However, a series of fires in the nineteenth century periodically destroyed these wooden buildings, by 1860 replacement structures were brick, three- or four-story Italianate blocks. The structures in the district maintained easy access to the river, as most goods coming to and from Saginaw were transported on the river until nearly 1890; the Saginaw City Historic Business District contains 86 structures, of which 71 contribute to the historic character of the neighborhood. The buildings are commercial in usage, with light industrial buildings located near the river in the southern section of the district. Most of the structures date from the nineteenth century, reflect the Italianate style popular at the time. Other architectural styles in the district include Queen Anne, Georgian Revival, Chicago School. Significant structures in the district include: Fordney Hotel: Built in 1868 at the site of the old fort, this four story hotel was the Taylor House; the hotel closed in 1895, reopened in 1912 under the name Hotel Fordney after Congressman Joseph W. Fordney.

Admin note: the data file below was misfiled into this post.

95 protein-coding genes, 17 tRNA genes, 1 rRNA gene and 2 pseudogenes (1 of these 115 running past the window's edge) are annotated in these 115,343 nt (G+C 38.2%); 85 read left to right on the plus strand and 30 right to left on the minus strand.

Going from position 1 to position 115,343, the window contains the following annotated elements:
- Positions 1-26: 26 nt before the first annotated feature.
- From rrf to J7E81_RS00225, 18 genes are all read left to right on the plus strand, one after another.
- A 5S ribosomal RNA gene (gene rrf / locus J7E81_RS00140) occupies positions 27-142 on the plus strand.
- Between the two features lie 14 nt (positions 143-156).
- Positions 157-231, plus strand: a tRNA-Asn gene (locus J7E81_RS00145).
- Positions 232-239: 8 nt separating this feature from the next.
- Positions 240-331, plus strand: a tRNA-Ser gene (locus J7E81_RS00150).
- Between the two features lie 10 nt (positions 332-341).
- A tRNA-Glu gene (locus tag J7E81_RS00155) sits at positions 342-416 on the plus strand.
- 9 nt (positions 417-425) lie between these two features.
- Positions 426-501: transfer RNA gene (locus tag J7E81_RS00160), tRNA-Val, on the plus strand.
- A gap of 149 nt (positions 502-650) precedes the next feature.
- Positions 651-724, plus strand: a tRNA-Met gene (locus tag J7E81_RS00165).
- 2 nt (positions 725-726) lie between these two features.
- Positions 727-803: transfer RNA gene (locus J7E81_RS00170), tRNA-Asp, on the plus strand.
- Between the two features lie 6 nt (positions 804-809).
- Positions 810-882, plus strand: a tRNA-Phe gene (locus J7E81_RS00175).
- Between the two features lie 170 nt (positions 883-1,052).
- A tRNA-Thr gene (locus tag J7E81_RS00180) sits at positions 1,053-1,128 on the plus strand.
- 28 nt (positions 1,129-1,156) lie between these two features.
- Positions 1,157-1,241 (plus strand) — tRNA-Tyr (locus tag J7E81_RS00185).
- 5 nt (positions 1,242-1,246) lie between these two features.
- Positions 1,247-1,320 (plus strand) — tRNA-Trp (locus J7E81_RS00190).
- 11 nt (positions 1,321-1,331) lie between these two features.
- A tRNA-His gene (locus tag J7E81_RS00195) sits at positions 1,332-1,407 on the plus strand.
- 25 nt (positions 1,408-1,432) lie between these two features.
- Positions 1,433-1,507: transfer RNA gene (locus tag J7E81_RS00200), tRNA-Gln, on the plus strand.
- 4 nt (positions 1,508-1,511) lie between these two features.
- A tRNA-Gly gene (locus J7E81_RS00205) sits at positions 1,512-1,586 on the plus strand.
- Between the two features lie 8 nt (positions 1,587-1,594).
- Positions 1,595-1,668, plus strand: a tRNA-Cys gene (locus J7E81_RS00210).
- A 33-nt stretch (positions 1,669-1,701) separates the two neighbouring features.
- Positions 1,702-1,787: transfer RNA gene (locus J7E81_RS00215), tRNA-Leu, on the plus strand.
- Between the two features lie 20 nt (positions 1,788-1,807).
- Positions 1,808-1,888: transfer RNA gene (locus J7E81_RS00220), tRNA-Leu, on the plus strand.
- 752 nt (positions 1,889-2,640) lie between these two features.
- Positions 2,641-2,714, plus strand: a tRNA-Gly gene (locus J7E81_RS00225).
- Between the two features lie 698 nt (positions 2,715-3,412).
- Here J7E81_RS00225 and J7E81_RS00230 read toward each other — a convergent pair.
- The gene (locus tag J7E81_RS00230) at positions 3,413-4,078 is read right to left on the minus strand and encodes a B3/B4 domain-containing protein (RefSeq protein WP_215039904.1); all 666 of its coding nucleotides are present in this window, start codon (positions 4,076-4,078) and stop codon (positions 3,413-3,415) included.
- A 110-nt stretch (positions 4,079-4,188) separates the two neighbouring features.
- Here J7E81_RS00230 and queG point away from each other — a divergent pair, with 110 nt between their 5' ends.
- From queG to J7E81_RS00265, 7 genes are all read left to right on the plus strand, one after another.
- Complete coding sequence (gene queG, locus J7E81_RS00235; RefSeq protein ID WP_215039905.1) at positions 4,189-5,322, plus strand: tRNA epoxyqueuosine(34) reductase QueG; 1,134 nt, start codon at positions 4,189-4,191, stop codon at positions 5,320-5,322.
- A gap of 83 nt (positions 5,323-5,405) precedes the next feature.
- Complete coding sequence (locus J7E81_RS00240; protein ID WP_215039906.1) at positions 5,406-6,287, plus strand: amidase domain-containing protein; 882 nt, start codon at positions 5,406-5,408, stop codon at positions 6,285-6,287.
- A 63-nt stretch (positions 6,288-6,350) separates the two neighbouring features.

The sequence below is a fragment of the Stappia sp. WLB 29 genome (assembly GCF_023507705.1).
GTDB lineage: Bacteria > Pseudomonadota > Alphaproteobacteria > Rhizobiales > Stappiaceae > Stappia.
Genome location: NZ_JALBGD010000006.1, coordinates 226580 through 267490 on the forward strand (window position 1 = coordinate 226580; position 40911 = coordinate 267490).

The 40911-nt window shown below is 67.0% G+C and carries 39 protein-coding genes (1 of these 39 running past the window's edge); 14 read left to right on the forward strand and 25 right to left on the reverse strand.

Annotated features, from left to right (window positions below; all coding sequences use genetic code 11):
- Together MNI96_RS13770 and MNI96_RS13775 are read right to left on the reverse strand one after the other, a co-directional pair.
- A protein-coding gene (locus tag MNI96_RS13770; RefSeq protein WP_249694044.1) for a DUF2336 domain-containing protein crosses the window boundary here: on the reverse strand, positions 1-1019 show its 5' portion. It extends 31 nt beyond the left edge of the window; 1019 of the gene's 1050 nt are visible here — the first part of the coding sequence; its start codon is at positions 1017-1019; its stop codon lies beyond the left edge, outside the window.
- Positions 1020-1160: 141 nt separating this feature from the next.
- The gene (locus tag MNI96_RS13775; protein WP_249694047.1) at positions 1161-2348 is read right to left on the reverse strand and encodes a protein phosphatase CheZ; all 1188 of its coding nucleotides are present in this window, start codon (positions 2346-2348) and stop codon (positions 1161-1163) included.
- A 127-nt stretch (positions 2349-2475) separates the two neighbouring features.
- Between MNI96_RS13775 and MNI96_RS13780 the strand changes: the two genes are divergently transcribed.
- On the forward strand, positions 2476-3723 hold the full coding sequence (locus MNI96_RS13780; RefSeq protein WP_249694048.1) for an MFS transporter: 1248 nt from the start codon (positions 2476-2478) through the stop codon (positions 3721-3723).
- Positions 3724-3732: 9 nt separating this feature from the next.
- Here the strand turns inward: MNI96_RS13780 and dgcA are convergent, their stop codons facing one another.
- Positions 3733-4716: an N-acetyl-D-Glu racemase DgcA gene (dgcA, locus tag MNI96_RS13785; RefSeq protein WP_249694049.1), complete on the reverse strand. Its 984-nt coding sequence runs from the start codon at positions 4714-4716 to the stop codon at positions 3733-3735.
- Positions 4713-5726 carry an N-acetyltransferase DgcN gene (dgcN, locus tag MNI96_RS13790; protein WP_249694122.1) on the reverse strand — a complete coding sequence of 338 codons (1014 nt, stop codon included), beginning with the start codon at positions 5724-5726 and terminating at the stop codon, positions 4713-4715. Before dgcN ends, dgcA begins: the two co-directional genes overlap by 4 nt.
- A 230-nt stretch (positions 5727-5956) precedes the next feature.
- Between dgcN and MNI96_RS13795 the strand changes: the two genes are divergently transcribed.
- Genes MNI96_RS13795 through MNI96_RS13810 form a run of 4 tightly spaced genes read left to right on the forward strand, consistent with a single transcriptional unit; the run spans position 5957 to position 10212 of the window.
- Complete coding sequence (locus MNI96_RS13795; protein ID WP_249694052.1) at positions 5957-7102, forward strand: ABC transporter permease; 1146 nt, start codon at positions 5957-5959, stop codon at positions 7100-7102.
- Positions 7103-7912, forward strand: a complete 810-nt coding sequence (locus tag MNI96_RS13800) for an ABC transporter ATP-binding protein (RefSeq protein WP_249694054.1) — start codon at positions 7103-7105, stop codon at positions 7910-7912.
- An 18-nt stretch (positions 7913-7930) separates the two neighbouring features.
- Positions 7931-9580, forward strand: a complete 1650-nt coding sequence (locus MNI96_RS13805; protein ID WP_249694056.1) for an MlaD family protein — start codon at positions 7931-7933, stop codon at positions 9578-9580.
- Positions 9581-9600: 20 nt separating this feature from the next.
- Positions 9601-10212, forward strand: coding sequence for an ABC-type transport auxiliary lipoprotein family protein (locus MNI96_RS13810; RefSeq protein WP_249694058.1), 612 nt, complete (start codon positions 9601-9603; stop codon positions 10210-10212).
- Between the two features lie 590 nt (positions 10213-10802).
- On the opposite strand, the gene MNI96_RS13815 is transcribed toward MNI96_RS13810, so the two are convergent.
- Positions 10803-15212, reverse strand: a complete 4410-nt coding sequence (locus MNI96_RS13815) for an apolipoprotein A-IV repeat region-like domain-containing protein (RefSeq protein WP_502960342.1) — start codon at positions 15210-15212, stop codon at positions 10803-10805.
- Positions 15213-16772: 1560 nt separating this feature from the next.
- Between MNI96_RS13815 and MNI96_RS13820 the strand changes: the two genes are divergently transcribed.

Schuch Hotel: Built in 1868, the Schuch Hotel is a three story brick Italianate structure. It was the Brockway House, was renamed the Benson House, the Crowley House. Benjamin Stable: Built in 1882, this was a brick Queen Anne structure that housed a stable and carriage rental facilities at the first floor level and a mortuary at the second. Merrill Building: Built in 1892, the Merrill building was a three-story Italianate building. Ippels Department Store moved into the building in 1905 and purchased the building in 1980. Bank of Saginaw Building: Built in 1911, this Neo-Classical Revival-style bank was erected by the Bank of Saginaw, founded in 1888; the Bank of Saginaw folded during the Great Depression, the Second National Bank moved into the building

Ima Sugu Oniichan ni Imōto da tte Iitai!